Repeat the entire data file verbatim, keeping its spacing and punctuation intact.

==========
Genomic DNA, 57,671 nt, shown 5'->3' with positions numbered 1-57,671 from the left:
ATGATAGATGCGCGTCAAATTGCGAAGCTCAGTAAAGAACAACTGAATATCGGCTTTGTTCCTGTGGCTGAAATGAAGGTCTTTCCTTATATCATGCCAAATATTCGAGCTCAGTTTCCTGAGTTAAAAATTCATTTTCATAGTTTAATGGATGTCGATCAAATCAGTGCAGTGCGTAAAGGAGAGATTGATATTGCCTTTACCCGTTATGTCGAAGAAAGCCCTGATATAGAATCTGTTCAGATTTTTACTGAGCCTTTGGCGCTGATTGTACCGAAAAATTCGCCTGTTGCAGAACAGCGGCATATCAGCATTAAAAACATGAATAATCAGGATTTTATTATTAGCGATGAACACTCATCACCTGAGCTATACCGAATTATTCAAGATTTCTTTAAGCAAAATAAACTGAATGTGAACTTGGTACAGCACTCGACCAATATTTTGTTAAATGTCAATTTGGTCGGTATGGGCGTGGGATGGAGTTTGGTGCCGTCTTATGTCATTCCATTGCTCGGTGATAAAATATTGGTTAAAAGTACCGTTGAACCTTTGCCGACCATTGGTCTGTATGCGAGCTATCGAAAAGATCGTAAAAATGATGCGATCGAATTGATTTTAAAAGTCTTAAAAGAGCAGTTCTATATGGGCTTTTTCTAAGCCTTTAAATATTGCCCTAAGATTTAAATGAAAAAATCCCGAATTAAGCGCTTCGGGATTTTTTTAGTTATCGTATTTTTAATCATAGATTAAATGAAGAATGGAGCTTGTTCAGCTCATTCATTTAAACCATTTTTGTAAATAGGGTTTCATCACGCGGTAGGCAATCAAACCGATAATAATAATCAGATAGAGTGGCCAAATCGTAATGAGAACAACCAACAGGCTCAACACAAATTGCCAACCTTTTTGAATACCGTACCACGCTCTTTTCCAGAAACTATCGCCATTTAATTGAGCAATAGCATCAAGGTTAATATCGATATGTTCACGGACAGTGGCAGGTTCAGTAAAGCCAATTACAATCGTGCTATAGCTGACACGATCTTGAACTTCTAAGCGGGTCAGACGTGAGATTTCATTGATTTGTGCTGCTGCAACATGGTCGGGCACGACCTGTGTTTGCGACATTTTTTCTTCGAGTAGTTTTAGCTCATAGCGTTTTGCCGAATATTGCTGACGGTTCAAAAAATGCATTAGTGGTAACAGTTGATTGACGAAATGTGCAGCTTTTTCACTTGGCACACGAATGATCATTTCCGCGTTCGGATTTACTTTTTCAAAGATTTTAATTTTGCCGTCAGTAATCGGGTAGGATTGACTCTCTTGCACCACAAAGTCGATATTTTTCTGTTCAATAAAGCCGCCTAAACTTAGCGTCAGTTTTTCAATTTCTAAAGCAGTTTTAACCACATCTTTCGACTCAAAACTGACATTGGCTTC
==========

Genomic DNA, 57,671 nt, shown 5'->3' with positions numbered 1-57,671 from the left:
ATGATAGATGCGCGTCAAATTGCGAAGCTCAGTAAAGAACAACTGAATATCGGCTTTGTTCCTGTGGCTGAAATGAAGGTCTTTCCTTATATCATGCCAAATATTCGAGCTCAGTTTCCTGAGTTAAAAATTCATTTTCATAGTTTAATGGATGTCGATCAAATCAGTGCAGTGCGTAAAGGAGAGATTGATATTGCCTTTACCCGTTATGTCGAAGAAAGCCCTGATATAGAATCTGTTCAGATTTTTACTGAGCCTTTGGCGCTGATTGTACCGAAAAATTCGCCTGTTGCAGAACAGCGGCATATCAGCATTAAAAACATGAATAATCAGGATTTTATTATTAGCGATGAACACTCATCACCTGAGCTATACCGAATTATTCAAGATTTCTTTAAGCAAAATAAACTGAATGTGAACTTGGTACAGCACTCGACCAATATTTTGTTAAATGTCAATTTGGTCGGTATGGGCGTGGGATGGAGTTTGGTGCCGTCTTATGTCATTCCATTGCTCGGTGATAAAATATTGGTTAAAAGTACCGTTGAACCTTTGCCGACCATTGGTCTGTATGCGAGCTATCGAAAAGATCGTAAAAATGATGCGATCGAATTGATTTTAAAAGTCTTAAAAGAGCAGTTCTATATGGGCTTTTTCTAAGCCTTTAAATATTGCCCTAAGATTTAAATGAAAAAATCCCGAATTAAGCGCTTCGGGATTTTTTTAGTTATCGTATTTTTAATCATAGATTAAATGAAGAATGGAGCTTGTTCAGCTCATTCATTTAAACCATTTTTGTAAATAGGGTTTCATCACGCGGTAGGCAATCAAACCGATAATAATAATCAGATAGAGTGGCCAAATCGTAATGAGAACAACCAACAGGCTCAACACAAATTGCCAACCTTTTTGAATACCGTACCACGCTCTTTTCCAGAAACTATCGCCATTTAATTGAGCAATAGCATCAAGGTTAATATCGATATGTTCACGGACAGTGGCAGGTTCAGTAAAGCCAATTACAATCGTGCTATAGCTGACACGATCTTGAACTTCTAAGCGGGTCAGACGTGAGATTTCATTGATTTGTGCTGCTGCAACATGGTCGGGCACGACCTGTGTTTGCGACATTTTTTCTTCGAGTAGTTTTAGCTCATAGCGTTTTGCCGAATATTGCTGACGGTTCAAAAAATGCATTAGTGGTAACAGTTGATTGACGAAATGTGCAGCTTTTTCACTTGGCACACGAATGATCATTTCCGCGTTCGGATTTACTTTTTCAAAGATTTTAATTTTGCCGTCAGTAATCGGGTAGGATTGACTCTCTTGCACCACAAAGTCGATATTTTTCTGTTCAATAAAGCCGCCTAAACTTAGCGTCAGTTTTTCAATTTCTAAAGCAGTTTTAACCACATCTTTCGACTCAAAACTGACATTGGCTTC